I have been wanting to dine at Juliet in Union Square since it opened in February of last year. The editor of Eater Boston, Rachel Blumenthal, lives close by and is always posting the most gorgeous, mouth-watering photos on Instagram, which are a constant reminder that I need to get myself there!
The catalyst for my eventual first visit was an article in Boston Magazine describing a new weekly dinner event called Romeo's at Juliet. On Sunday evenings from 4pm - 8pm the restaurant is open to walk-ins (they normally require reservations) and the menu is all Italian-inspired. Shall we head to fair Verona?
Juliet is located in the heart of Union Square in the space previously occupied by Sherman Cafe. It is co-owned by Chef Josh Lewin (former executive chef of Beacon Hill Bistro) and Katrina Jazayeri (former manager of Belly Wine Bar). The restaurant gets its name from Katrina's middle name.
Juliet can be easy to miss as you drive by because the signage is tiny (see the small black and white sign poking out from the wall?) and the larger sign sits down low in the front window.
The hours are posted on the door, including a special message about the new Romeo's at Juliet menu.
Inspired by the Sunday supper many Italian families share together each week, the Romeo's at Juliet menu is only available Sunday evenings.
Right when you step inside the door you are greeted by a collage of two quotes from Bon Appetit Magazine's review of Juliet.
The space seats 19 people and has a large open kitchen. Because of the open kitchen, I left with my clothes saturated with the smells of delicious Italian food. When I arrived back home, my dog tried to inhale my sweater.
I particularly love the counter and stools that face the front window. This is the perfect spot for people watching.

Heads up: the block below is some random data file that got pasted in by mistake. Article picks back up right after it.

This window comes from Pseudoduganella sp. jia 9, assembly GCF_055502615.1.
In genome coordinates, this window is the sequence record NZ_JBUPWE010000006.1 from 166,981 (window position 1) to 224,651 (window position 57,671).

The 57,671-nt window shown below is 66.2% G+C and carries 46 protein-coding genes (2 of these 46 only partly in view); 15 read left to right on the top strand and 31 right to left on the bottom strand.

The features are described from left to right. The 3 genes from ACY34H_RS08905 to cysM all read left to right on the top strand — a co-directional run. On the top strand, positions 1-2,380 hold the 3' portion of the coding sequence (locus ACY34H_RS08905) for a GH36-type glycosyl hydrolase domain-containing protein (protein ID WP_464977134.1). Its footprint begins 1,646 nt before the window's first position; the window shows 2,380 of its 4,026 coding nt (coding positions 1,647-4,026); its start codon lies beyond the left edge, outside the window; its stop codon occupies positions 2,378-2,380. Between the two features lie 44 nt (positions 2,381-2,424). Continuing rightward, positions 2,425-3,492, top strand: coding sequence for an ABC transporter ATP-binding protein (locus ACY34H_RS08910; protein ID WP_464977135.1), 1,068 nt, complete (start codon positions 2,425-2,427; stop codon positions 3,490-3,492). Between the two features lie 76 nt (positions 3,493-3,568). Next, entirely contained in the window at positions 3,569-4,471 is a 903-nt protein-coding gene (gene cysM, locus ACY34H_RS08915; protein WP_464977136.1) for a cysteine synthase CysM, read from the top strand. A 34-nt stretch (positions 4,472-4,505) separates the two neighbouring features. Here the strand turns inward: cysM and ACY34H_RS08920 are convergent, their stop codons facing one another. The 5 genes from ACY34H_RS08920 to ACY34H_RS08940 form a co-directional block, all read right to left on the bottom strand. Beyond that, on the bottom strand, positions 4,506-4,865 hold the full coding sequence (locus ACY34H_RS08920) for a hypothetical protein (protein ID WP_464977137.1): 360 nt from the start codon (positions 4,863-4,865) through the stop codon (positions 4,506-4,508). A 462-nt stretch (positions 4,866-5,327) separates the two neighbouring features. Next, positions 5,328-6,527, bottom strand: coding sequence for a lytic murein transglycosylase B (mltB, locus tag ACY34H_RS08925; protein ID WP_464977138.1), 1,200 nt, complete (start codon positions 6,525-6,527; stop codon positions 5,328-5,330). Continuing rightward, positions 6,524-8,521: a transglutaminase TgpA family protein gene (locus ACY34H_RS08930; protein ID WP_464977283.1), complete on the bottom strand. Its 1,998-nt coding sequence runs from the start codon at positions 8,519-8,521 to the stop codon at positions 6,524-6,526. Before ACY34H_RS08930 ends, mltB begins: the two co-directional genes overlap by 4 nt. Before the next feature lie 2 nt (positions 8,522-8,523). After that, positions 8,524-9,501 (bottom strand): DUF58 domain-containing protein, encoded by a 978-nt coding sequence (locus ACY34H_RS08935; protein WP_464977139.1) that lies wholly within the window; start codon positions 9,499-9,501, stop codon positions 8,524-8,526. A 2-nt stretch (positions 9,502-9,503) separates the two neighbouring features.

Juliet is beautifully designed and feels like you are eating in the kitchen or dining room of a friend with impeccable taste. I once had the pleasure of doing a photo shoot at the home of food stylist Catrine Kelty and the Juliet space reminds me of the warmth and charm of her house.
In a review for Zagat, Scott Kearnan wrote, "Jazayeri took the lead on designing the crisp white space, from personally upholstering the dining room chairs to mixing a custom walnut stain for the floors. Her Houston-based aunt Mary Aldrich, as well as local potter Michelle Barrett, created the handmade serviceware." The attention to detail and level of care really shows.
We arrived at 6:00pm and were seated immediately. We were greeted at the table by Chef Lewin, which was both a shock and a thrill! It's a rarity to be able to meet a restaurant's chef, let alone be welcomed by him and have the chance to chat and ask questions.
The Romeo's at Juliet menu follows the traditional Italian meal pacing - sfizi, antipasti, primi, pasta and a list of contorni (sides).
They had me at garlic knots.
After a few minutes of perusing and making our ordering game plan, Chef Lewin reappeared to ask if we'd made any decisions. I was still in total awe that we were giving our order directly to the chef!
We couldn't resist the garlic knots, so decided to start there. What arrived a few minutes later was a plate of three kiwi-sized knots.
Each knot was topped with parmesan cheese that had been crisped while baking. The texture reminded me of the way some chefs use baked parmesan instead of croutons.
For me, the garlic knots were a smidge dry. I wish they had come with a tomato sauce for dipping. I love the garlic knots at Area Four and these just couldn't compete.